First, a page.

Get more flowers with these reblooming plants
Have you ever waited with anticipation for a plant to flower only to be disappointed with how quickly it fades? If you want to keep the color going without investing in annuals each year, add a few reblooming plants to the garden. Besides having lots of flowers to turn heads and add to bouquets, reblooming plants offer pollinators a helping hand by providing a consistent food supply. That’s especially important for migrating butterflies and hummingbirds late in the season. The mix of perennials and shrubs here are some of the best, and you can count on them to keep reblooming year after year.
Deadhead your reblooming plants
Reblooming plants often keep going on their own, but with deadheading, they’ll look better and produce additional flowers more quickly. Knowing the different ways flowers grow tells you how to deadhead. You’ll find 3 techniques to match these growth habits here, then check out the plants that follow to see which method to use with each.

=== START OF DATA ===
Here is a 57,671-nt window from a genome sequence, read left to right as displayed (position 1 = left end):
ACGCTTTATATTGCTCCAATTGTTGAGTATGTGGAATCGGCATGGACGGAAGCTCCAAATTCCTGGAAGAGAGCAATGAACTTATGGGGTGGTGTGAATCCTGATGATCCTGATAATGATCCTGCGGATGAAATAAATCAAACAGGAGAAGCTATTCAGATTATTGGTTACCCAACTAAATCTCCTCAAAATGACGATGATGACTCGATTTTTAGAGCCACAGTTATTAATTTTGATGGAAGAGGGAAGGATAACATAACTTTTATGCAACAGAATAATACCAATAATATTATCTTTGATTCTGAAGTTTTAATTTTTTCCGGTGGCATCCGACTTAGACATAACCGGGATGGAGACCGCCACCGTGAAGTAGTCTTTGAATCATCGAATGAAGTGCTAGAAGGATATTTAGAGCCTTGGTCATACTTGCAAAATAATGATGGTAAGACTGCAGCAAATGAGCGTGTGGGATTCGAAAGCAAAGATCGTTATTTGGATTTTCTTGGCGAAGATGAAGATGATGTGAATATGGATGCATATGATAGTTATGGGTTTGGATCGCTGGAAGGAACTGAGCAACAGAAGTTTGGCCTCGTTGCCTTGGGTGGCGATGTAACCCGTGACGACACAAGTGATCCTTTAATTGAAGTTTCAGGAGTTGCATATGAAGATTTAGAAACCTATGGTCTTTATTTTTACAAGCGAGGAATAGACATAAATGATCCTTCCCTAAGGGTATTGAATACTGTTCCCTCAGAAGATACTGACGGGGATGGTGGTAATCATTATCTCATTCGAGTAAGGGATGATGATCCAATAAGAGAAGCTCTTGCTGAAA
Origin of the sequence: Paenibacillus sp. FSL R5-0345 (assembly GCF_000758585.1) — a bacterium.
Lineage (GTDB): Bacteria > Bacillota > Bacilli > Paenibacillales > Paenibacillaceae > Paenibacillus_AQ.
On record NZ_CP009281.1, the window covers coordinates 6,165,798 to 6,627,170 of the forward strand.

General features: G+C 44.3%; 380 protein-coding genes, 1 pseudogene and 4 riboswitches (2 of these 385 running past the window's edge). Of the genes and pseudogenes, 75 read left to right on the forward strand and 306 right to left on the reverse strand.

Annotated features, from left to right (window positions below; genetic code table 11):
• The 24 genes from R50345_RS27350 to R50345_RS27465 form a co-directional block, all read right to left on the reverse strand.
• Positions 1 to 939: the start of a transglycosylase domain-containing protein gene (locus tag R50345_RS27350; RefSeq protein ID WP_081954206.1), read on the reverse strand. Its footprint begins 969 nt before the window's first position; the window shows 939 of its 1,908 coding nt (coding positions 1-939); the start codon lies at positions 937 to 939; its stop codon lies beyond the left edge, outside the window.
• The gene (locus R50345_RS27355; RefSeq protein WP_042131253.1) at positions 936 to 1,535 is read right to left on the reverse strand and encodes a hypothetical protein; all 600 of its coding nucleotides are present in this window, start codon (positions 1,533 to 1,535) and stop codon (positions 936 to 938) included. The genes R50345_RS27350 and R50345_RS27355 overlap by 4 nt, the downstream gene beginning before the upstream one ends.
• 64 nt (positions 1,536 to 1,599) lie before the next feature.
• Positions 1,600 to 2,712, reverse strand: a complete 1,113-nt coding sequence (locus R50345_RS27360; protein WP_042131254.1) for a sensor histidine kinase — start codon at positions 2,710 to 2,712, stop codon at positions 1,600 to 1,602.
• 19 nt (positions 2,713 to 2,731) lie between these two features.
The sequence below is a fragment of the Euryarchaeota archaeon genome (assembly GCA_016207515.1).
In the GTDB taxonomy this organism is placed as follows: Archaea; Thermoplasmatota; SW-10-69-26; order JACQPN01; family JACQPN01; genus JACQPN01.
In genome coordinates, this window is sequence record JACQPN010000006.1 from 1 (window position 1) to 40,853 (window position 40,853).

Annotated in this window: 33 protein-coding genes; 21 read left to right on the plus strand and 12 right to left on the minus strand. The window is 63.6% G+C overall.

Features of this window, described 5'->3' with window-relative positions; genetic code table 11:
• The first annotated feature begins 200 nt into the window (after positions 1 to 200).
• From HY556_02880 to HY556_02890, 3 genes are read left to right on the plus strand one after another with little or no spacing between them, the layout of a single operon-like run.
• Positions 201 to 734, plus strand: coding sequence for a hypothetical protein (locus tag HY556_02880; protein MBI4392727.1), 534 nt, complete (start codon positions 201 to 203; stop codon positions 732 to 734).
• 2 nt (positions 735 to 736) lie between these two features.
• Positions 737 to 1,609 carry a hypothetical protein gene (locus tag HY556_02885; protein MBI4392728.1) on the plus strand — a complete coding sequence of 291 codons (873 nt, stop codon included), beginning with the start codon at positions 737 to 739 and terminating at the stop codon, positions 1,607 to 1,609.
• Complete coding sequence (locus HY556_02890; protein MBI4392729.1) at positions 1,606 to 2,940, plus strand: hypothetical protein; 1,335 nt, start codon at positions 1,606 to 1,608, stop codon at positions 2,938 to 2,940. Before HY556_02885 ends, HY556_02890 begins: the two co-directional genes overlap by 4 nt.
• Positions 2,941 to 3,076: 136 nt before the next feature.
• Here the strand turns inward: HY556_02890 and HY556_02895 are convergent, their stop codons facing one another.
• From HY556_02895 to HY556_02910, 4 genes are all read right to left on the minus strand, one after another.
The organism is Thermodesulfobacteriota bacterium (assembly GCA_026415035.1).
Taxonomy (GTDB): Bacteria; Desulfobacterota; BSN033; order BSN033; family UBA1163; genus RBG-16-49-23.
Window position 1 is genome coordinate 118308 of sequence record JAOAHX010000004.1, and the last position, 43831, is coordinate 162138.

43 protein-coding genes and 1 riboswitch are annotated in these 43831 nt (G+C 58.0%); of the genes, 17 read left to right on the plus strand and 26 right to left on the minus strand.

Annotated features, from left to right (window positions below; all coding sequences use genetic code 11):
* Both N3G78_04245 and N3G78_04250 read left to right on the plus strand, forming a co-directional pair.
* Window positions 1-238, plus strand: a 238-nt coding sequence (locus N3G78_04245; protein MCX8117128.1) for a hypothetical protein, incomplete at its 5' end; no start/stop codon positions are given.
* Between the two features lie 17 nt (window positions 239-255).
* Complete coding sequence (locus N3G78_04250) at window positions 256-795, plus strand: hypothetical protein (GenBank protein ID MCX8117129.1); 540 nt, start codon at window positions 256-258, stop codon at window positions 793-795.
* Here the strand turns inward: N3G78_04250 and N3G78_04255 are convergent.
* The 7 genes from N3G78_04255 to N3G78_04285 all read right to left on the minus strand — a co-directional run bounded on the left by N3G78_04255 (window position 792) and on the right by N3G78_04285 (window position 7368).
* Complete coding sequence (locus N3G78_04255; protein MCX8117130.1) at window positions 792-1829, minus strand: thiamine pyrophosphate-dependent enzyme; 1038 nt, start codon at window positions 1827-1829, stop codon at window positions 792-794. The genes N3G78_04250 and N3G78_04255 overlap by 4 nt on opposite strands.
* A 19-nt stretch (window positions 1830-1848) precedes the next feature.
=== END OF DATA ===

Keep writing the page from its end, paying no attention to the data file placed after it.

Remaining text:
- Cut the main stem of plants that have a strong central flower and a couple of side stems waiting in the wings.
- Remove long flower stems back below the foliage.
- For plants with blooms too numerous to cut singly or habits that get lanky after the initial show, shear the flowers or foliage. For more flowers, trim the plant back by one-third to half. Lanky foliage can be cut back to a few inches to encourage new growth. (There may already be some fresh foliage emerging at the crown.)
Scroll down to take a meet a few great reblooming plants you can count on to keep your garden filled with color from spring to frost.